NOTE: If you'd prefer to view this information as a blog post, check out this entry in our Five Apps blog.
I have put together this list of five tools that have a place in the perfect emergency toolkit. Each tool serves a different purpose. Together, they make up a kit that I think will make your life a heck of a lot easier.
Jack Wallen is an award-winning writer for TechRepublic and Linux.com. He’s an avid promoter of open source and the voice of The Android Expert. For more news about Jack Wallen, visit his website getjackd.net.
hi the site you link to for the download of BlueScreenView is a known spyware distributer www.nirsoft.net According to Zonealarm extreme security
BitHammer et al; thanks for the links, but in the browsers I'm using there is no obvious way of getting a single page article - and how counter-intuitive to think that a blog will perform this function, by the way. If I have to hunt for it, the screen design is poor, there is no sensible debate to be had about it. Just get some decent content management system and stop trying to force written articles into an image serving format. Really, that even one person complains should be enough to get the sight owners thinking. That nearly half the posts are from people sick and tired of this inelegant, timewasting format just shows how overdue the change is. Please get this sorted, it will keep your members happy. This is a great site, but there is always room for improvement. Many thanks. John
"The use of the simple RDP protocol is fine for some, but it's not nearly as secure as it should be." The simple RDP protocol? Do some research, instead of just listening to heresay. 128-bit encryption, NLA, and TLS are hardly "simple". Time to do some learning, Jack, and get out of your Linux lala land.
SpinRite! Not free like the others mentioned, but it has helped me out many times. (Thanks be to Steve Gibson - GRC.com)
Discussion about actual content: 10 posts Arguing about the way the content is presented: 13 posts People, we don't have time for silly arguments. Let's not be drawn into time-sucking com box feuds; It wastes your time and annoys other readers (unless they feel like wading into the battle, thereby killing more time and... (Endless loop begins here) Thanks for the article, by the way. I picked up one tool from the content that I was not aware of that will help me greatly, and two more from the other serious commenters.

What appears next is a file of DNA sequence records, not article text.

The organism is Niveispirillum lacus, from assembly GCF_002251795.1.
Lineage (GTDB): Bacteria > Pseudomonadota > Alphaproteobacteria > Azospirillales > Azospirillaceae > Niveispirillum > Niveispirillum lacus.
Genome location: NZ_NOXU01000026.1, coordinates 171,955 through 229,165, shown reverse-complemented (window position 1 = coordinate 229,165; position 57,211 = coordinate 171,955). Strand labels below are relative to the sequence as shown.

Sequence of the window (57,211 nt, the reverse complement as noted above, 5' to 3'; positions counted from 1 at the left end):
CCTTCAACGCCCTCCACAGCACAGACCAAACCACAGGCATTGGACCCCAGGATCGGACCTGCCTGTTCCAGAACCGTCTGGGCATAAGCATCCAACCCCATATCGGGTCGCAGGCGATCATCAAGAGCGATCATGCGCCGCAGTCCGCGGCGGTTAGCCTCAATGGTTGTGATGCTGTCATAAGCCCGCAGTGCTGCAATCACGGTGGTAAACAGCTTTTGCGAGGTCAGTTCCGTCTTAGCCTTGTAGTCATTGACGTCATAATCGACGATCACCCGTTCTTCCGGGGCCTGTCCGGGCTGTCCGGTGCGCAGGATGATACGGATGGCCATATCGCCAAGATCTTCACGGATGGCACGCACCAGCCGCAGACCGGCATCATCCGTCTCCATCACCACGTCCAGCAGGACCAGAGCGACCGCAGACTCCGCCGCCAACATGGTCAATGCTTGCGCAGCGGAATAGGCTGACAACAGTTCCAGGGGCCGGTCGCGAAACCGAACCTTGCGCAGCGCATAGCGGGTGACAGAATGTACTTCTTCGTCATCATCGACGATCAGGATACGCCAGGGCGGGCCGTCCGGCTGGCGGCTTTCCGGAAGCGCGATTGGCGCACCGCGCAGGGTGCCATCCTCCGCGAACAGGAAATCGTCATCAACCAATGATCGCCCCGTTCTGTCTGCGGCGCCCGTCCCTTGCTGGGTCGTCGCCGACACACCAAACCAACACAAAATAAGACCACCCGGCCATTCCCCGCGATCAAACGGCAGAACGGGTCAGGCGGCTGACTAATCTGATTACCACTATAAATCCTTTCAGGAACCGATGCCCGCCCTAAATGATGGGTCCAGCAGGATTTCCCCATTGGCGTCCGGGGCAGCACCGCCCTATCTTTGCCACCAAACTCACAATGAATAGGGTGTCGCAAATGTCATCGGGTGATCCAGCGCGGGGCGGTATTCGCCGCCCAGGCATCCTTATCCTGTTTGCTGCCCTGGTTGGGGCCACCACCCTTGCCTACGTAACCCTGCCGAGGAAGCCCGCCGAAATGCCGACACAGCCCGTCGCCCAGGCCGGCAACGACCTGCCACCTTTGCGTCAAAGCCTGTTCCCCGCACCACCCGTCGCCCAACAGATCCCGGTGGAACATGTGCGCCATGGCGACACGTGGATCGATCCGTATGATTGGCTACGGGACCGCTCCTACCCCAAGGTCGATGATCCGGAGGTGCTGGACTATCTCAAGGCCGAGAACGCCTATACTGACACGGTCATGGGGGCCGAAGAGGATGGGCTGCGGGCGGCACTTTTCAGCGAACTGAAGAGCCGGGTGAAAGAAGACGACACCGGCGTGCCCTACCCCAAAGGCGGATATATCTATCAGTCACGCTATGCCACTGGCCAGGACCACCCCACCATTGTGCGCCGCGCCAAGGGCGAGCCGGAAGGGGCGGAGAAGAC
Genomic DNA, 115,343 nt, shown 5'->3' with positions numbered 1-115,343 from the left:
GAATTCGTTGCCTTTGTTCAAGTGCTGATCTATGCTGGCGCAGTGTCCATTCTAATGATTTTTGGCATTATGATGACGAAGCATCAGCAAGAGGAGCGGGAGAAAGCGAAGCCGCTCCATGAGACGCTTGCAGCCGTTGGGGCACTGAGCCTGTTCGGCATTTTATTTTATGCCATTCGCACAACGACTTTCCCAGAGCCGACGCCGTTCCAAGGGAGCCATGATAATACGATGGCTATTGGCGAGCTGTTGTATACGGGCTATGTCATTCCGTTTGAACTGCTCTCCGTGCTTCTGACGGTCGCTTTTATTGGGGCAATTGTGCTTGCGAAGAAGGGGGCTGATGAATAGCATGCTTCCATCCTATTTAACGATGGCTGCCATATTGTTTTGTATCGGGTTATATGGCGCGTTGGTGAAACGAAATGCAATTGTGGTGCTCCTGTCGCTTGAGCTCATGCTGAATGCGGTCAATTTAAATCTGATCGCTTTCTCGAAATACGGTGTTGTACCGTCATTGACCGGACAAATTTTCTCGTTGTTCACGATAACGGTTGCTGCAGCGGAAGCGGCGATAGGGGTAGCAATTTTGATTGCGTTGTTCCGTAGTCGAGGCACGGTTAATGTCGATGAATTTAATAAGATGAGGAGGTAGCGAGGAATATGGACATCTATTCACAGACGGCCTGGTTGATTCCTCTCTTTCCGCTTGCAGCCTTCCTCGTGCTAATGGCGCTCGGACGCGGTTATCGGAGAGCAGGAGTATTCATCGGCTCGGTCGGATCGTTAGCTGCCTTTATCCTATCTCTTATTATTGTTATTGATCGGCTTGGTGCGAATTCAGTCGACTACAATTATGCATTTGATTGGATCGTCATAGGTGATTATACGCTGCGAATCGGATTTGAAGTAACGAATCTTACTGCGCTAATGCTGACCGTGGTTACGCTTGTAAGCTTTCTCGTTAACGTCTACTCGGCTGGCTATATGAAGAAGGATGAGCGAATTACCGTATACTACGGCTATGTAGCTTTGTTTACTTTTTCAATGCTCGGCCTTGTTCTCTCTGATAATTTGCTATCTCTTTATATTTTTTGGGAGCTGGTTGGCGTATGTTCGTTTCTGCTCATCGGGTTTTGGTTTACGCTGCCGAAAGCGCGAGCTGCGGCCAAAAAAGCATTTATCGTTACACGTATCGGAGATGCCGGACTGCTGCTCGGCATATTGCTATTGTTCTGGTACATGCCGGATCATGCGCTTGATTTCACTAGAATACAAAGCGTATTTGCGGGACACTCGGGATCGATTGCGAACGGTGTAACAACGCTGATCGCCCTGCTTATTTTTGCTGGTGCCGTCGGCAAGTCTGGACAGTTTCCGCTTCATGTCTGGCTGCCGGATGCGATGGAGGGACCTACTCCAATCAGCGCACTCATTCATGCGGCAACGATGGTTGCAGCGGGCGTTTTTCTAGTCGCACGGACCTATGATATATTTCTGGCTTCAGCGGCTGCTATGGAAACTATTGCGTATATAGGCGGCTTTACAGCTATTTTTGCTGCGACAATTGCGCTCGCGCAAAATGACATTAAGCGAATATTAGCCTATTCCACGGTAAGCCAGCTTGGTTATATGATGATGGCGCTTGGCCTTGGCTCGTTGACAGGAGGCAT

A - Why is it supposed to be understood that a "blog" presents everything on one page? Wikipedia: "A blog (a portmanteau of the term web log) is a personal journal published on the World Wide Web consisting of discrete entries ("posts") typically displayed in reverse chronological order so the most recent post appears first." - - - Nothing implys it's on ONE FRIGGIN PAGE. B - It's "terds" not "tards" Tard is a village in Hungary. C - The real point is that having everything on one page makes it convenient to print it to PDF to stuff away for when you need it. Visit Kim Kommando's website (or many others) where the tips have a "Print" link that reformats everything onto one page and even gets rid of all the ads. Get used to that and you will wonder why everybody else doen't do it too. @TechRepublic - It would be helpful if there was a mention about the cost of each program you review. A link to the author's website would be nice too.
Thank you for the info. I have e-mailed it to myself for later investigation. But, Like my boss says... everything should be no more than one click in.. much faster and more efficient use of time.. not that I should be waisting this much time suggesting this for the 'nth time. Thanks.
Yes... All caps!! You know how much we hate these slide shows! They are slow loading and inefficient. We would much rather see it all in black and white, maybe download the article for future reference and get back to work solving the latest emergency crisis.
Combo Fix is seen as a virus by Symantecs Endpoint Protection. Just thought people might like to know that.
What a group of tards... Wah! Flash! Wah! Every one of their slide shows has a link under it to the blog entry version of the post. It seems that "techs" would be able to find that in the not-so-fine print right under the slide show. Jesus...
Some of that apps has already included in the last version of Hiren's Boot CD, bur I can't find a freeware version of Norton Ghost supporting sv2i image files. Does anybody know such an app?
Everything in this whole list could have easily been put on one page. You could even get really fancy and put a link on each picture to a larger picture. To get really advanced you could put a link to download each piece of software, or at least a link to the website. Maybe you hired some M$ developers that think pretty and flashy trump functional. Functional wins every time in my book. Give me the info in an easy to use, easy to understand fashion and I am happy. I think most tech guys agree with this.